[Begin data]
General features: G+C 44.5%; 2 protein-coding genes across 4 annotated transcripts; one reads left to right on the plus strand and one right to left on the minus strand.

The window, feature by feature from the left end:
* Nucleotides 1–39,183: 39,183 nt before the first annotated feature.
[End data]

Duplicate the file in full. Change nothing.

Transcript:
General features: G+C 44.5%; 2 protein-coding genes across 4 annotated transcripts; one reads left to right on the plus strand and one right to left on the minus strand.

The window, feature by feature from the left end:
* Nucleotides 1–39,183: 39,183 nt before the first annotated feature.